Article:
TWIGs is the parents, carers and toddlers group run by the Stoke St. Gregory Baptist Church. Normally it takes place between the hours of 0915 and 1130 every Thursday during term time. TWIGS will restart on Thursday, 9 September 0930 to 1130 in the church building. All wecome to come and share time together with the children and activities. Information will also appear in the Newsletter.
For Open Church, the church is open the second and fourth Mondays of the month 10am until 1pm.
SUPA Club is an after-school activity and takes place at Stoke St Gregory Primary School. We are happy to say it is restarting after a long absence. It takes place on Tuesdays at 3:15 pm and the schedule is posted in the Newsletter and on the website.
Now into the sixth year in our community, the Open the Book (OtB) is a Bible Society project which offers primary school children an opportunity to hear key Bible stories, from a team of Christians from local churches, who present the stories during assemblies/acts of Collective Worship. Open the Book has restarted and the schedule will be posted in the Newsletter and on the website.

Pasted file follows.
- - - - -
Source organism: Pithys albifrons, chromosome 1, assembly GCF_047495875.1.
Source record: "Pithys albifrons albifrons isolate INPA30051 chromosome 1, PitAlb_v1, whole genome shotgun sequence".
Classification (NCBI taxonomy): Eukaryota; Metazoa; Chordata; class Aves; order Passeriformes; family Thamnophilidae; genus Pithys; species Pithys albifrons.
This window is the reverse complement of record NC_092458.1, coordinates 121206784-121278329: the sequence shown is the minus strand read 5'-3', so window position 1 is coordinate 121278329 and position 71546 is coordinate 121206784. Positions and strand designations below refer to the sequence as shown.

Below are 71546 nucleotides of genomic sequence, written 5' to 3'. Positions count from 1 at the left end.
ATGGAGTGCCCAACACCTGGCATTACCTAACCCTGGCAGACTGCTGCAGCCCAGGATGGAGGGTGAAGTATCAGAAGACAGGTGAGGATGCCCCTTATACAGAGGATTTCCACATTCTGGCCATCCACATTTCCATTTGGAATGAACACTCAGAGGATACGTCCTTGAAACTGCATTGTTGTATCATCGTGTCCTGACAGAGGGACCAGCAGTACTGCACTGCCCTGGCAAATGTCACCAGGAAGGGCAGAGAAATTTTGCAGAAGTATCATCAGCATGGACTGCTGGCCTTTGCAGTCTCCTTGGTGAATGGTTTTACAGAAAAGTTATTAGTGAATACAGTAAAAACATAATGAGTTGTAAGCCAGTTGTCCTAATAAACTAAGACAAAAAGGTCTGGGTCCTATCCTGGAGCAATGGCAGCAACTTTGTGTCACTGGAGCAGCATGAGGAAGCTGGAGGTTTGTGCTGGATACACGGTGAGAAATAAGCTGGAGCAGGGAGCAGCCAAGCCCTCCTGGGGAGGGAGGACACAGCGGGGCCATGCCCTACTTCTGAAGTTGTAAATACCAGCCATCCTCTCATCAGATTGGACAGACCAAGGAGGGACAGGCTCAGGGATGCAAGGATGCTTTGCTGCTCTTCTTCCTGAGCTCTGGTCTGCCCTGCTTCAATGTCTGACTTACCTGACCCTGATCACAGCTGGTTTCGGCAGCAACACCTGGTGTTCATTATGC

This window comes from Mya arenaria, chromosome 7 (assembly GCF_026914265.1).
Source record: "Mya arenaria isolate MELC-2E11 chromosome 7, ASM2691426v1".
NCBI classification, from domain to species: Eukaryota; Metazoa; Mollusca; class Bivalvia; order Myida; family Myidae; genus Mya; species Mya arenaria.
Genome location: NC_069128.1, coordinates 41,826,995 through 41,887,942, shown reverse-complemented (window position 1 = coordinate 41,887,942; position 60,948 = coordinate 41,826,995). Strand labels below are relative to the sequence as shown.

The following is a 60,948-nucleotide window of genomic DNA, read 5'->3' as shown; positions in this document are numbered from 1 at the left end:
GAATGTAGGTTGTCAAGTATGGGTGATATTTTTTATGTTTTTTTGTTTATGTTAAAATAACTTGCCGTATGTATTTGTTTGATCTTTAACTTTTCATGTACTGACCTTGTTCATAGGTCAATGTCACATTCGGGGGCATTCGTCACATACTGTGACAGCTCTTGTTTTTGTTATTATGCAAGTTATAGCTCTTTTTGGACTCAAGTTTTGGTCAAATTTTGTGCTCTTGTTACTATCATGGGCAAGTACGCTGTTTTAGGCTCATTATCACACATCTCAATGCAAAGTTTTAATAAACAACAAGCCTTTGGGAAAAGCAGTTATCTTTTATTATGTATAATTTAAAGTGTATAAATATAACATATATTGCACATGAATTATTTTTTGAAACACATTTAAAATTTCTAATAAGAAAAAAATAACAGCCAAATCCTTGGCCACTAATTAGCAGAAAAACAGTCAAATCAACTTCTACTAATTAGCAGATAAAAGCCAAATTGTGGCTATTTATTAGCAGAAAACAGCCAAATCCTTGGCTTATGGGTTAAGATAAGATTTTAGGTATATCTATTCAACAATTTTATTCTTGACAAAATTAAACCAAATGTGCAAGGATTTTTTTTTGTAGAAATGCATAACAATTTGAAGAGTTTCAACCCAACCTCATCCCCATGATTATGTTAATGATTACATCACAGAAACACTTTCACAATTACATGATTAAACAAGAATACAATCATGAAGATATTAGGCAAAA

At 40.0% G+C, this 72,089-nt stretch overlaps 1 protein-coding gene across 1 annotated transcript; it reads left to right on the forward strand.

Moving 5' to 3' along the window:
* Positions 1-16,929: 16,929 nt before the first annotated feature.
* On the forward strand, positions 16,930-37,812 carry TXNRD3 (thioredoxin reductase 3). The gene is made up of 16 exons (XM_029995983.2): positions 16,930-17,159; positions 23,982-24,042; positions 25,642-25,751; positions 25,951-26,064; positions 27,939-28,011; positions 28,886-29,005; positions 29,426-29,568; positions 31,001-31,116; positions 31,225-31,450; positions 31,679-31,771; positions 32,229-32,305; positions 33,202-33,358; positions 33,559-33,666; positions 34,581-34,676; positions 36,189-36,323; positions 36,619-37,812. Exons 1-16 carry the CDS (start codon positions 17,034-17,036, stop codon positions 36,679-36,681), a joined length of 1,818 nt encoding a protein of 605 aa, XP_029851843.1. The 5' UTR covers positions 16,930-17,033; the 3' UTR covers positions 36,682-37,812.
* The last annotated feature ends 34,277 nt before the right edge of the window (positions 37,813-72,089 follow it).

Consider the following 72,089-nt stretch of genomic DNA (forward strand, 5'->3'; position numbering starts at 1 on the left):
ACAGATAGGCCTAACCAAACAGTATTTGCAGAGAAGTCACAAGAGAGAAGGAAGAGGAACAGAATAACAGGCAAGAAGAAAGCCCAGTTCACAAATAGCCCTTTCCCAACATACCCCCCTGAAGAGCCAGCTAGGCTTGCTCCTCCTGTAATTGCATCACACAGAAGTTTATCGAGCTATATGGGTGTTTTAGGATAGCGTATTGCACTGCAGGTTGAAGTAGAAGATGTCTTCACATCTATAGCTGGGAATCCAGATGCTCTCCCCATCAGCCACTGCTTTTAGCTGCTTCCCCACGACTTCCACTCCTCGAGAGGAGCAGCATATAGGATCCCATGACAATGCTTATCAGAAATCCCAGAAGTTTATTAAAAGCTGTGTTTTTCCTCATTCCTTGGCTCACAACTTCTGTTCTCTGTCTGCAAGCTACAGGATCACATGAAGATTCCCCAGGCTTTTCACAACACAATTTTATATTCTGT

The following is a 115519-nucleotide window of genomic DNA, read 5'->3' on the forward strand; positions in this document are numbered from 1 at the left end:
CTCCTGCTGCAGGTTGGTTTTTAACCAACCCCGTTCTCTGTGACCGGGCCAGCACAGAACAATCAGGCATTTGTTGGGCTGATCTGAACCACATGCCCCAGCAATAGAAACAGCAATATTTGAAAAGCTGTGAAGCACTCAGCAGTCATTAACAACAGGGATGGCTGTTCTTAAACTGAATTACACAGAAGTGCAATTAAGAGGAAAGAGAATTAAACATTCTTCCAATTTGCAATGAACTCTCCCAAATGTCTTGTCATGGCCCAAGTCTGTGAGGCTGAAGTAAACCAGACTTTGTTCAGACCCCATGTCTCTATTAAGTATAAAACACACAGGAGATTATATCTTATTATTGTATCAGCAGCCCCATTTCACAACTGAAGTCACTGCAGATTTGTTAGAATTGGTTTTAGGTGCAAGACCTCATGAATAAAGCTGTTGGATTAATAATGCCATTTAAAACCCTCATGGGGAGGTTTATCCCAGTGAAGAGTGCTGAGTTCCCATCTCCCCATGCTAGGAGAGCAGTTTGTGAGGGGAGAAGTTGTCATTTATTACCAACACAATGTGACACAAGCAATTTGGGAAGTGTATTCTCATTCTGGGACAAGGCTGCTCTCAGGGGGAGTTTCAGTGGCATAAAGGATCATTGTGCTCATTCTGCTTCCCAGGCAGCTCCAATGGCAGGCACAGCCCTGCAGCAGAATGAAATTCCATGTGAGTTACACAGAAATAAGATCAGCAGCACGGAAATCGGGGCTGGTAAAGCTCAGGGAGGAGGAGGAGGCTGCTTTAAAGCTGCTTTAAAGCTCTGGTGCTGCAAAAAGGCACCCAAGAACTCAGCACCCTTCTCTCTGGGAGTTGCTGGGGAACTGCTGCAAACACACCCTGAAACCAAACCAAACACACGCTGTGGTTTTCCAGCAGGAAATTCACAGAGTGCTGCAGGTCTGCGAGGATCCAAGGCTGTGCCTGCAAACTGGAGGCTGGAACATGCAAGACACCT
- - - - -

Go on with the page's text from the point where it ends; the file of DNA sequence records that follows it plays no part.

We have two homegroups which meet to study the Bible, pray and support one another. One meets on Wednesday and the other one during the day. If you would like to join a group, please contact Sonya.
Café church happens on the second Sunday of each month. It is a less formal service with refreshments to be enjoyed throughout the service.
Messy Church is an opportunity for people of all ages to come together to learn about God and have fun together.
Luncheon Club has started again in the school room. Times and dates are posted on the calendar and in the Newsletter. Those who attend regularly will be contacted.
Junior Church runs on most Sundays, with the children leaving the normal service quite early on.
About 27 people, during the course of the year, contribute flowers for Sunday Worship and special occasions.
Jeremiah 17:7-7 'blessed are those who trust in the Lord and have made the Lord their hope and confidence. They are like trees planted along the riverbank, with roots that reach deep into the water. Such trees are not bothered by the heat or worried by long months of drought. Their leaves stay green, and they never stop producing fruit.'